"One of the ways we will do this is to invest in on-dock rail to allow vehicles to load almost straight from the ship into a railcar."
Many industry insiders have mooted the greater use of short sea shipping to relieve some of the pressure on rail and road networks all over the world and, with California's vigorous truck and other emissions initiatives in mind, I ask Cordero if he sees advantages in this. "Looking at finished vehicle transport in the US, I do not see any real trend towards short sea shipping and the reason for that is the influence and effects of the Jones Act. Due to this legislation, international carriers have to transload their cargo to US-registered vessels and I am not sure that the industry is ready to make that change, for cost and convenience reasons. However, short sea shipping is an attractive way to move cargo but given the Jones Act I don't see more of it happening any time in the future."
As a general question, I ask Cordero what he sees as the greatest challenges facing ports and port operators in North America and he talks of how volumes are moving beyond the capacity of most ports to handle the workload in a single
daytime shift. Port of Long Beach has had a two-shift operation for more than 12 years, while other ports in the US tend to opt for a partial extension of their gates. "I would like to see some solutions to the issue of moving
containers faster and around the clock. I would like to see an industry-wide 24 hour, seven days a week mindset. I would admit that as with on-dock rail, I don't see this happening any time in the near future but I do see that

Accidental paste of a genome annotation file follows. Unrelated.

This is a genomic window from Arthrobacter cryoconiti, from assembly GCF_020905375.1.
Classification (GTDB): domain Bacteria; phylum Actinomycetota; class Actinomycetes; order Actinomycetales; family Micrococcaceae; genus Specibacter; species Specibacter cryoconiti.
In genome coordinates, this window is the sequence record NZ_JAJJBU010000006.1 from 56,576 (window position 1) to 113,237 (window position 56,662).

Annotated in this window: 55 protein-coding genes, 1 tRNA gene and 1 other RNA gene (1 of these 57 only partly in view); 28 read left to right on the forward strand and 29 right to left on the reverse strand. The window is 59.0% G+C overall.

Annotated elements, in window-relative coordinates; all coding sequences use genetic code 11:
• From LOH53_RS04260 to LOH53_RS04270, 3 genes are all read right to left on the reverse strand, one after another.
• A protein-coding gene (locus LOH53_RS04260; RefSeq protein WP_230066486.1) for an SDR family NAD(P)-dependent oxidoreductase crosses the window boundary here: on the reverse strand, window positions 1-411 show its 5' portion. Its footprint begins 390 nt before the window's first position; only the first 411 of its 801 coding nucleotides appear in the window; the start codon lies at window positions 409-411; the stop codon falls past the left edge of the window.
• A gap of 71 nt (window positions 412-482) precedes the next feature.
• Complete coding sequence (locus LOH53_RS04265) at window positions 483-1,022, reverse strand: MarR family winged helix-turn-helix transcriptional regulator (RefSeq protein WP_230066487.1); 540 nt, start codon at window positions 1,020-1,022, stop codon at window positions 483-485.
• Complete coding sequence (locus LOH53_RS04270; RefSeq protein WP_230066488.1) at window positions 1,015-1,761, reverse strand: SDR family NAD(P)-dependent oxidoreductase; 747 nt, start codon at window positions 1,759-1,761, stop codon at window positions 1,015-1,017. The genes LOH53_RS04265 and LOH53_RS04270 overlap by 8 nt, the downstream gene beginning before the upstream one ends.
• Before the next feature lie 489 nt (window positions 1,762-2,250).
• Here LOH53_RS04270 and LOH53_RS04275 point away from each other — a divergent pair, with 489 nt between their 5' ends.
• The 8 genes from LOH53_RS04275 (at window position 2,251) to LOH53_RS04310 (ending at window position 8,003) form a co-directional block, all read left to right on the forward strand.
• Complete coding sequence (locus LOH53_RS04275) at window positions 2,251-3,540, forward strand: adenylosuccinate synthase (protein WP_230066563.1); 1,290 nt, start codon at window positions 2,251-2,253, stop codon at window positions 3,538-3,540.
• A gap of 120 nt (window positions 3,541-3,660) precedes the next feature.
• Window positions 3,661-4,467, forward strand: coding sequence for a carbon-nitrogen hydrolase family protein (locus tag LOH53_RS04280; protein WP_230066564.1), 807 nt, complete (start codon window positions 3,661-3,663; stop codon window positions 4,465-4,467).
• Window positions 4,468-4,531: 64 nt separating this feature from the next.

we will expand night gates in order to move cargo faster and more efficiently. So, in two words, the solution catchphrase could be 'maximise efficiencies' as ultimately every cargo owner wants a gateway to be fast, reliable and
predictable. One of the most interesting topics to emerge recently for the industry overall has been digital transformation, which is exactly what we are doing at the Port of Long Beach."
With issues such as the Jones Act in my mind, I ask Cordero where he sees legislative change and help coming from; from Capitol Hill or from the state legislature of California. He says that he wants to see change and help to come
from state and federal level. "We have great partnerships in Washington and here in Sacramento (the state capital of California), over the years we have seen support in moves such as grants that we have received from the state
and from the federal funds, we have seen environmental technology initiatives that have helped us and some operational improvements. The more governing bodies assist us in improving efficiencies in rail, the better everything is,
for stakeholders and for moving cargo generally both in the state of California and across the US."